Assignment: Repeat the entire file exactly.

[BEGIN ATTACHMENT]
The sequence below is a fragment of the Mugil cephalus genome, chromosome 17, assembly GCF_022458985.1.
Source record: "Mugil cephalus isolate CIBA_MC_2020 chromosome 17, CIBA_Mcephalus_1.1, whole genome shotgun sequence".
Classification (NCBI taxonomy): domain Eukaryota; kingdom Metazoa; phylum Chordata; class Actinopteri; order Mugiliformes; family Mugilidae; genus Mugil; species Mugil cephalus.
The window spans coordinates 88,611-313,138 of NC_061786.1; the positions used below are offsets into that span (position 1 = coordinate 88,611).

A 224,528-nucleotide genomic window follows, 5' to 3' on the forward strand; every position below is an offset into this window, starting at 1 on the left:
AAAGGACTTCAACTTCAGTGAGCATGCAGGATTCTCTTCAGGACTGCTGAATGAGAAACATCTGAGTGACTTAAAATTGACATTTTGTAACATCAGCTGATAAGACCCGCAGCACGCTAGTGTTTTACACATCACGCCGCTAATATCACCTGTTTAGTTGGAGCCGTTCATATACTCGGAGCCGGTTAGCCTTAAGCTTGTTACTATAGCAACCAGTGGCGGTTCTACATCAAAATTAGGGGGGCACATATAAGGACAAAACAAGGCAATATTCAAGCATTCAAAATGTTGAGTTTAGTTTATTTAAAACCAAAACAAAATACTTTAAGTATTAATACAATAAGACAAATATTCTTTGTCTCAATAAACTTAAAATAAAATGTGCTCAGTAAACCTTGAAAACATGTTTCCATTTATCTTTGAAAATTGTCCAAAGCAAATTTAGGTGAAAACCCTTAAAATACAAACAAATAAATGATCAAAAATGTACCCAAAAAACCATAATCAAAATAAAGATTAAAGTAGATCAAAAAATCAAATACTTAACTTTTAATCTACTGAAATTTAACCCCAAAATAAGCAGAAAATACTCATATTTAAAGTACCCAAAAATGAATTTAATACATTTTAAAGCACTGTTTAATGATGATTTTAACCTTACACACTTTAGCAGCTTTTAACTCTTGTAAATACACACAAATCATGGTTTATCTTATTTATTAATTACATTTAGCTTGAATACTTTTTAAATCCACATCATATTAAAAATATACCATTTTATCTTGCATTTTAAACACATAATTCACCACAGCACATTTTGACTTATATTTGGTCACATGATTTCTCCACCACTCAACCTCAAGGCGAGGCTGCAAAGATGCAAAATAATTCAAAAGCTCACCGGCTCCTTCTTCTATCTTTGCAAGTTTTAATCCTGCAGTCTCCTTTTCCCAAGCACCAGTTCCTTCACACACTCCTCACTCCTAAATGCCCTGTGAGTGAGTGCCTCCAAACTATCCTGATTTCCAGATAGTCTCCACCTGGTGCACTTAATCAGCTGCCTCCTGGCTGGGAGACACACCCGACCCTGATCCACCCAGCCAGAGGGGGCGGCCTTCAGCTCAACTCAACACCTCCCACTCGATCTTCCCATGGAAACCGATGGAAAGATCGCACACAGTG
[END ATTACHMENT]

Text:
The sequence below is a fragment of the Mugil cephalus genome, chromosome 17, assembly GCF_022458985.1.
Source record: "Mugil cephalus isolate CIBA_MC_2020 chromosome 17, CIBA_Mcephalus_1.1, whole genome shotgun sequence".
Classification (NCBI taxonomy): domain Eukaryota; kingdom Metazoa; phylum Chordata; class Actinopteri; order Mugiliformes; family Mugilidae; genus Mugil; species Mugil cephalus.
The window spans coordinates 88,611-313,138 of NC_061786.1; the positions used below are offsets into that span (position 1 = coordinate 88,611).

A 224,528-nucleotide genomic window follows, 5' to 3' on the forward strand; every position below is an offset into this window, starting at 1 on the left:
AAAGGACTTCAACTTCAGTGAGCATGCAGGATTCTCTTCAGGACTGCTGAATGAGAAACATCTGAGTGACTTAAAATTGACATTTTGTAACATCAGCTGATAAGACCCGCAGCACGCTAGTGTTTTACACATCACGCCGCTAATATCACCTGTTTAGTTGGAGCCGTTCATATACTCGGAGCCGGTTAGCCTTAAGCTTGTTACTATAGCAACCAGTGGCGGTTCTACATCAAAATTAGGGGGGCACATATAAGGACAAAACAAGGCAATATTCAAGCATTCAAAATGTTGAGTTTAGTTTATTTAAAACCAAAACAAAATACTTTAAGTATTAATACAATAAGACAAATATTCTTTGTCTCAATAAACTTAAAATAAAATGTGCTCAGTAAACCTTGAAAACATGTTTCCATTTATCTTTGAAAATTGTCCAAAGCAAATTTAGGTGAAAACCCTTAAAATACAAACAAATAAATGATCAAAAATGTACCCAAAAAACCATAATCAAAATAAAGATTAAAGTAGATCAAAAAATCAAATACTTAACTTTTAATCTACTGAAATTTAACCCCAAAATAAGCAGAAAATACTCATATTTAAAGTACCCAAAAATGAATTTAATACATTTTAAAGCACTGTTTAATGATGATTTTAACCTTACACACTTTAGCAGCTTTTAACTCTTGTAAATACACACAAATCATGGTTTATCTTATTTATTAATTACATTTAGCTTGAATACTTTTTAAATCCACATCATATTAAAAATATACCATTTTATCTTGCATTTTAAACACATAATTCACCACAGCACATTTTGACTTATATTTGGTCACATGATTTCTCCACCACTCAACCTCAAGGCGAGGCTGCAAAGATGCAAAATAATTCAAAAGCTCACCGGCTCCTTCTTCTATCTTTGCAAGTTTTAATCCTGCAGTCTCCTTTTCCCAAGCACCAGTTCCTTCACACACTCCTCACTCCTAAATGCCCTGTGAGTGAGTGCCTCCAAACTATCCTGATTTCCAGATAGTCTCCACCTGGTGCACTTAATCAGCTGCCTCCTGGCTGGGAGACACACCCGACCCTGATCCACCCAGCCAGAGGGGGCGGCCTTCAGCTCAACTCAACACCTCCCACTCGATCTTCCCATGGAAACCGATGGAAAGATCGCACACAGTG